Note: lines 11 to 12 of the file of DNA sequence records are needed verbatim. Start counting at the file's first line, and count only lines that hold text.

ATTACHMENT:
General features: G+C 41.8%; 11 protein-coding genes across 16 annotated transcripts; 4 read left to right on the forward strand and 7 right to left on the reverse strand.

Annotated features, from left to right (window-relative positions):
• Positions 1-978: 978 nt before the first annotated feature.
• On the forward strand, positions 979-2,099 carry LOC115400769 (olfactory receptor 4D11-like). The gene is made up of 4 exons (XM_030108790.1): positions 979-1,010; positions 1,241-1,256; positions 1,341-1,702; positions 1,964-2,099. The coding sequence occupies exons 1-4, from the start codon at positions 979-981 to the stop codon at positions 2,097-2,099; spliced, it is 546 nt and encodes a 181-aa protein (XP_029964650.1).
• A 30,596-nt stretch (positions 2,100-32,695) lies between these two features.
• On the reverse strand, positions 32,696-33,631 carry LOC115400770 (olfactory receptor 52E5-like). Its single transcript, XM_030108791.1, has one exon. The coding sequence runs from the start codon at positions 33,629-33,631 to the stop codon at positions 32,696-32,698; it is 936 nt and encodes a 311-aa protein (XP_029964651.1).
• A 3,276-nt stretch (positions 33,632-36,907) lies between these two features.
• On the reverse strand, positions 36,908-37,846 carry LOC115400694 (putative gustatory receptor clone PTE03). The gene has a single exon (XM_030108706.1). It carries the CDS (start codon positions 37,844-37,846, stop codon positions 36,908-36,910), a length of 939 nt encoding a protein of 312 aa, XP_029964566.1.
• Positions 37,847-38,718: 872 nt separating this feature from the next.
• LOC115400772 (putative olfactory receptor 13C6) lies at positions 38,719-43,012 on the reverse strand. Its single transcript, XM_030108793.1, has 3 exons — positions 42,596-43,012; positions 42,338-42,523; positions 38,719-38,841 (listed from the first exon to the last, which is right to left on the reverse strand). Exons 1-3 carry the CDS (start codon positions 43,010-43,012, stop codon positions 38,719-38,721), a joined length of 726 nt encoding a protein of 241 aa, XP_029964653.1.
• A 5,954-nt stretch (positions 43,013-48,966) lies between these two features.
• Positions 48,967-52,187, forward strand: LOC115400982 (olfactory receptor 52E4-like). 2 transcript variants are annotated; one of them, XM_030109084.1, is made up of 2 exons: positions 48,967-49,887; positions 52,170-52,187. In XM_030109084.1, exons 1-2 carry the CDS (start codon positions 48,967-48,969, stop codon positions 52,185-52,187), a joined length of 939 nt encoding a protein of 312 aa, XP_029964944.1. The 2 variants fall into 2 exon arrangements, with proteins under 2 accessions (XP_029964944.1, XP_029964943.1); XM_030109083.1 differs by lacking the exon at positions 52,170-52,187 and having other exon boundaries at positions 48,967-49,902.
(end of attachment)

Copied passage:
• A 5,954-nt stretch (positions 43,013-48,966) lies between these two features.
• Positions 48,967-52,187, forward strand: LOC115400982 (olfactory receptor 52E4-like). 2 transcript variants are annotated; one of them, XM_030109084.1, is made up of 2 exons: positions 48,967-49,887; positions 52,170-52,187. In XM_030109084.1, exons 1-2 carry the CDS (start codon positions 48,967-48,969, stop codon positions 52,185-52,187), a joined length of 939 nt encoding a protein of 312 aa, XP_029964944.1. The 2 variants fall into 2 exon arrangements, with proteins under 2 accessions (XP_029964944.1, XP_029964943.1); XM_030109083.1 differs by lacking the exon at positions 52,170-52,187 and having other exon boundaries at positions 48,967-49,902.